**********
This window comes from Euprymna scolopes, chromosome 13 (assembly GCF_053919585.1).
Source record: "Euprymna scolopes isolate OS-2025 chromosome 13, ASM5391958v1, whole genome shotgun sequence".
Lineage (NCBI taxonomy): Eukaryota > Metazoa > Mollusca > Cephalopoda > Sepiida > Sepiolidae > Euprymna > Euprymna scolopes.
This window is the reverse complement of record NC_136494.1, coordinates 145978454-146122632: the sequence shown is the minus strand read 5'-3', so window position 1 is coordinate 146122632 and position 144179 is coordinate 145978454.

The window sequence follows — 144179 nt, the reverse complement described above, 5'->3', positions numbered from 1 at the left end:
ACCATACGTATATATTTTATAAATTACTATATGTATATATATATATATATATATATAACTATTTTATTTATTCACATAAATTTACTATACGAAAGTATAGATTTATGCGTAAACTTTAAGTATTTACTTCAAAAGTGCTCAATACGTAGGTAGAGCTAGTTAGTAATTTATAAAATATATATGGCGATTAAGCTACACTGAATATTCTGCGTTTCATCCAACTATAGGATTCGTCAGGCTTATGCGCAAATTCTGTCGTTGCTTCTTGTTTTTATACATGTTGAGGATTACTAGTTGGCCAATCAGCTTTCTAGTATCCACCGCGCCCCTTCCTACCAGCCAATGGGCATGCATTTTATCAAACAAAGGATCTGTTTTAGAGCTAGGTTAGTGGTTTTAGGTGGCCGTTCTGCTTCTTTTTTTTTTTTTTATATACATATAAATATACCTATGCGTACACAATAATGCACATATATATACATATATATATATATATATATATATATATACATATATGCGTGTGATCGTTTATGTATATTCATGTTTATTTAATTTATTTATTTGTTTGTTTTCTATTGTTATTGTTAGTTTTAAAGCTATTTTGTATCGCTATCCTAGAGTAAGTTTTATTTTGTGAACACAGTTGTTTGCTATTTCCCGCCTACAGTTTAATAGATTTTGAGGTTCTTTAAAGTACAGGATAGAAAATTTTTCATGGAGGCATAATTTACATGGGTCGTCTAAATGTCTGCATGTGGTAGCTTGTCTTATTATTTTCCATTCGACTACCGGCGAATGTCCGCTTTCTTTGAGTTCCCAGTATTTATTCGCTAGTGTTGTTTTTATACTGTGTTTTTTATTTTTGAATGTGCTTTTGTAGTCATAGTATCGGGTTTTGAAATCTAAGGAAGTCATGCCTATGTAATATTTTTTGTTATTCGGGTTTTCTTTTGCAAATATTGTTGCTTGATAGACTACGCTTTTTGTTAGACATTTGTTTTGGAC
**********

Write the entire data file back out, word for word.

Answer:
This window comes from Euprymna scolopes, chromosome 13 (assembly GCF_053919585.1).
Source record: "Euprymna scolopes isolate OS-2025 chromosome 13, ASM5391958v1, whole genome shotgun sequence".
Lineage (NCBI taxonomy): Eukaryota > Metazoa > Mollusca > Cephalopoda > Sepiida > Sepiolidae > Euprymna > Euprymna scolopes.
This window is the reverse complement of record NC_136494.1, coordinates 145978454-146122632: the sequence shown is the minus strand read 5'-3', so window position 1 is coordinate 146122632 and position 144179 is coordinate 145978454.

The window sequence follows — 144179 nt, the reverse complement described above, 5'->3', positions numbered from 1 at the left end:
ACCATACGTATATATTTTATAAATTACTATATGTATATATATATATATATATATATAACTATTTTATTTATTCACATAAATTTACTATACGAAAGTATAGATTTATGCGTAAACTTTAAGTATTTACTTCAAAAGTGCTCAATACGTAGGTAGAGCTAGTTAGTAATTTATAAAATATATATGGCGATTAAGCTACACTGAATATTCTGCGTTTCATCCAACTATAGGATTCGTCAGGCTTATGCGCAAATTCTGTCGTTGCTTCTTGTTTTTATACATGTTGAGGATTACTAGTTGGCCAATCAGCTTTCTAGTATCCACCGCGCCCCTTCCTACCAGCCAATGGGCATGCATTTTATCAAACAAAGGATCTGTTTTAGAGCTAGGTTAGTGGTTTTAGGTGGCCGTTCTGCTTCTTTTTTTTTTTTTTATATACATATAAATATACCTATGCGTACACAATAATGCACATATATATACATATATATATATATATATATATATATATACATATATGCGTGTGATCGTTTATGTATATTCATGTTTATTTAATTTATTTATTTGTTTGTTTTCTATTGTTATTGTTAGTTTTAAAGCTATTTTGTATCGCTATCCTAGAGTAAGTTTTATTTTGTGAACACAGTTGTTTGCTATTTCCCGCCTACAGTTTAATAGATTTTGAGGTTCTTTAAAGTACAGGATAGAAAATTTTTCATGGAGGCATAATTTACATGGGTCGTCTAAATGTCTGCATGTGGTAGCTTGTCTTATTATTTTCCATTCGACTACCGGCGAATGTCCGCTTTCTTTGAGTTCCCAGTATTTATTCGCTAGTGTTGTTTTTATACTGTGTTTTTTATTTTTGAATGTGCTTTTGTAGTCATAGTATCGGGTTTTGAAATCTAAGGAAGTCATGCCTATGTAATATTTTTTGTTATTCGGGTTTTCTTTTGCAAATATTGTTGCTTGATAGACTACGCTTTTTGTTAGACATTTGTTTTGGAC